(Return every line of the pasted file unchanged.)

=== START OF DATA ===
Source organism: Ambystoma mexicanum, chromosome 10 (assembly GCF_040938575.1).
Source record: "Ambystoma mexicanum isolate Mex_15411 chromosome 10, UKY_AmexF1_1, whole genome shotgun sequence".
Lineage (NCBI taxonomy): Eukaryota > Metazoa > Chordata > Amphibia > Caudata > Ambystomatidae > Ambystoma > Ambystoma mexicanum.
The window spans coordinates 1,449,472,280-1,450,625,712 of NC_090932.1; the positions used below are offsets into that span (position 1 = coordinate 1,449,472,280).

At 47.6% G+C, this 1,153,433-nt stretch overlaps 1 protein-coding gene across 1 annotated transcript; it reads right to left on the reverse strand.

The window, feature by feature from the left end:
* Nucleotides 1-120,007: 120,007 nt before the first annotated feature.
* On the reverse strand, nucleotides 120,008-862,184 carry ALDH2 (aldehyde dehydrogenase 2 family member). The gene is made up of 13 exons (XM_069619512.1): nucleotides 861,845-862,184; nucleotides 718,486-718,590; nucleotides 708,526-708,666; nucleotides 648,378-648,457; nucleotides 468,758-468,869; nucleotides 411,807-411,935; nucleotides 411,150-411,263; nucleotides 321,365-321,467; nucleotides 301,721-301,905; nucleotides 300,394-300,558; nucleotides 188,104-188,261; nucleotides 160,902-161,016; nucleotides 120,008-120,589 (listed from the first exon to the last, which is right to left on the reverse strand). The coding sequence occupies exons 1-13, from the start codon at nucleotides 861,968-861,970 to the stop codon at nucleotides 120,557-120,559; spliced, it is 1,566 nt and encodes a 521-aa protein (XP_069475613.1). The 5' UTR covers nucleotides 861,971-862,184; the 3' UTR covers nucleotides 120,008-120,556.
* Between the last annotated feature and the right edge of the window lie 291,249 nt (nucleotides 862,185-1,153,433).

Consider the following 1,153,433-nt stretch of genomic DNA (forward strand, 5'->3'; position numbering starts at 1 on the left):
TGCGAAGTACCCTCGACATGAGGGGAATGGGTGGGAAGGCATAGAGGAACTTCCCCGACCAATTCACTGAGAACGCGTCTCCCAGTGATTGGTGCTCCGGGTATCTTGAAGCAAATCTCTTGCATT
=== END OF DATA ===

Source organism: Ambystoma mexicanum, chromosome 10 (assembly GCF_040938575.1).
Source record: "Ambystoma mexicanum isolate Mex_15411 chromosome 10, UKY_AmexF1_1, whole genome shotgun sequence".
Lineage (NCBI taxonomy): Eukaryota > Metazoa > Chordata > Amphibia > Caudata > Ambystomatidae > Ambystoma > Ambystoma mexicanum.
The window spans coordinates 1,449,472,280-1,450,625,712 of NC_090932.1; the positions used below are offsets into that span (position 1 = coordinate 1,449,472,280).

At 47.6% G+C, this 1,153,433-nt stretch overlaps 1 protein-coding gene across 1 annotated transcript; it reads right to left on the reverse strand.

The window, feature by feature from the left end:
* Nucleotides 1-120,007: 120,007 nt before the first annotated feature.
* On the reverse strand, nucleotides 120,008-862,184 carry ALDH2 (aldehyde dehydrogenase 2 family member). The gene is made up of 13 exons (XM_069619512.1): nucleotides 861,845-862,184; nucleotides 718,486-718,590; nucleotides 708,526-708,666; nucleotides 648,378-648,457; nucleotides 468,758-468,869; nucleotides 411,807-411,935; nucleotides 411,150-411,263; nucleotides 321,365-321,467; nucleotides 301,721-301,905; nucleotides 300,394-300,558; nucleotides 188,104-188,261; nucleotides 160,902-161,016; nucleotides 120,008-120,589 (listed from the first exon to the last, which is right to left on the reverse strand). The coding sequence occupies exons 1-13, from the start codon at nucleotides 861,968-861,970 to the stop codon at nucleotides 120,557-120,559; spliced, it is 1,566 nt and encodes a 521-aa protein (XP_069475613.1). The 5' UTR covers nucleotides 861,971-862,184; the 3' UTR covers nucleotides 120,008-120,556.
* Between the last annotated feature and the right edge of the window lie 291,249 nt (nucleotides 862,185-1,153,433).

Consider the following 1,153,433-nt stretch of genomic DNA (forward strand, 5'->3'; position numbering starts at 1 on the left):
TGCGAAGTACCCTCGACATGAGGGGAATGGGTGGGAAGGCATAGAGGAACTTCCCCGACCAATTCACTGAGAACGCGTCTCCCAGTGATTGGTGCTCCGGGTATCTTGAAGCAAATCTCTTGCATT